OIC and the myth of islamisation in Nigeria
“By taking Nigeria into the OIC in 1986, Ibrahim Babangida officially turned Nigeria into an Islamic state. Simply by the act of the application for OIC membership, Babangida tampered with the secularity of the Nigerian State. That unilateral decision should be reviewed because it violates Section 10 of the Constitution.” – Elder Solomon Asemota (SAN)
On February 3, 2015, Prof. Yemi Osinbajo (SAN), as the Vice Presidential Candidate of All Progressives Congress informed his audience at an interactive session with professionals in Warri, Delta State that former President Goodluck Jonathan was the first and only Nigerian leader to have attended a meeting of the Organisation of Islamic Co-operation (OIC). He made this assertion as a campaign build-up to 2015 general election to disabuse the mind of the electorate from falsehood associated with President Muhammadu Buhari as a Muslim fundamentalist who is perceived with the agenda of ‘Islamising’ Nigeria.
Earlier before Osinbajo’s submission, Prof. Emeka Uka – prelate and moderator of General Assembly of the Presbyterian Church of Nigeria – stated that Chief Olusegun Obasanjo and retired General Ibrahim Babangida deserved to be tried for treason as punishment for systematically violating the constitution of the Federal Republic of Nigeria by attending the G8 summit of the OIC during their reigns in office. He stated thus: “They had gone to register Nigeria in OIC as an Islamic country; and unfortunately, during a meeting of the G8 Islamic countries held in Egypt in 2001, Obasanjo identified himself, portraying Nigeria as an Islamic country by attending that meeting. This made some people to feel that Nigeria is an Islamic country; and Islamic countries do not tolerate another religion.”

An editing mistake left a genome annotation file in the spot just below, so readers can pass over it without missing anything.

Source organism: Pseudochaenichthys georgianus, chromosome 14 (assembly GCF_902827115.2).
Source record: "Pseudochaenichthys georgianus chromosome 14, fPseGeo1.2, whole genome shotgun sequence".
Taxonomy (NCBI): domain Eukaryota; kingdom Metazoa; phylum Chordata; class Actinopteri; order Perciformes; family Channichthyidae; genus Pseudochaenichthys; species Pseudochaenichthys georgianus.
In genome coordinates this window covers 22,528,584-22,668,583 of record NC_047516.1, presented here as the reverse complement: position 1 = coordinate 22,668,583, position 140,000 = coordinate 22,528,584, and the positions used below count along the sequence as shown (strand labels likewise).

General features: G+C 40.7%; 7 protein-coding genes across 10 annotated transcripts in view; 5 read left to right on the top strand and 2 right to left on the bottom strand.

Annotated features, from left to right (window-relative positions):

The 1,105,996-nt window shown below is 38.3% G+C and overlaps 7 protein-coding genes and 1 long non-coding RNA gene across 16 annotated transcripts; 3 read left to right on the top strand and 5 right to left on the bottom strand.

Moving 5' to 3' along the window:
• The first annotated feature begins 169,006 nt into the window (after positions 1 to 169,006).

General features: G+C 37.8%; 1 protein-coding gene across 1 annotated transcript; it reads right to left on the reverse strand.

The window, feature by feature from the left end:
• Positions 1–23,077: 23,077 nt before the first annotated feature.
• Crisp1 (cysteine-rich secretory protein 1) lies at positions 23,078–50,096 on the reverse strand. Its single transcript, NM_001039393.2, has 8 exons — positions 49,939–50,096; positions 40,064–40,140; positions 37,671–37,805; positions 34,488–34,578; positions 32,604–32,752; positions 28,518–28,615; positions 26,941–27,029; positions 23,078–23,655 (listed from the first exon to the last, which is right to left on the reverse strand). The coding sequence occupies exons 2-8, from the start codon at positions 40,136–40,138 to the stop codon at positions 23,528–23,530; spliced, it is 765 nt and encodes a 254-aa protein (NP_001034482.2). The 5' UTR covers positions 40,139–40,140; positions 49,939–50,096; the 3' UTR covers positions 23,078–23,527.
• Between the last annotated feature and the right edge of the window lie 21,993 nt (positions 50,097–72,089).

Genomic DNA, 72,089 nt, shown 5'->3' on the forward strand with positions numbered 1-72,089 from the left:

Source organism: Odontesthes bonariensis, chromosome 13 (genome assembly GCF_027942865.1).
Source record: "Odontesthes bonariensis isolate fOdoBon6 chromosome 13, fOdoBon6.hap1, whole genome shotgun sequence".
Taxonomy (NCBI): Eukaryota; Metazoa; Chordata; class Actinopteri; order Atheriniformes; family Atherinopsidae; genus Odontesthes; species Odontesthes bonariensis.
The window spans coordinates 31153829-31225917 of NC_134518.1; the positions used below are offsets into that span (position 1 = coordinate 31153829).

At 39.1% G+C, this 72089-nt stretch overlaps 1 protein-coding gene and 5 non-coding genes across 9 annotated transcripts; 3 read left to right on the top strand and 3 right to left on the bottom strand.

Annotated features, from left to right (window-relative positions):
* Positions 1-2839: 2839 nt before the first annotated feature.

It is this complex interplay of Theology and International Relations that informed the position of respected Elder Solomon Asemota (SAN) in Vanguard Newspaper of August 25 in his capacity as the National Chairman of the National Christian Elders Forum (NCEF) to have declared that Nigeria is already an Islamic State and no longer a multi-religious nation as His Eminence, Sultan of Sokoto was quoted in a report to have allayed fears of a plot to Islamise the nation. He asserted critically that Nigeria is a secular state in line with Section 10 of Nigerian Constitution.
For one, the origin of secularism has been extensively discussed in my earlier submission in The Guardian of September 24, November 6 and November 27, 2015 under the caption “Secularism, Shari’ah and Nigerian Constitution.” Unarguably, it is a concept developed during the Age of Enlightenment in Europe by Agnostics and advanced by Atheists and that underscore the temporal nature of its philosophy which is at crossroad with African culture on one hand and the multi-religious nature of over 250 ethnic identities in Nigeria.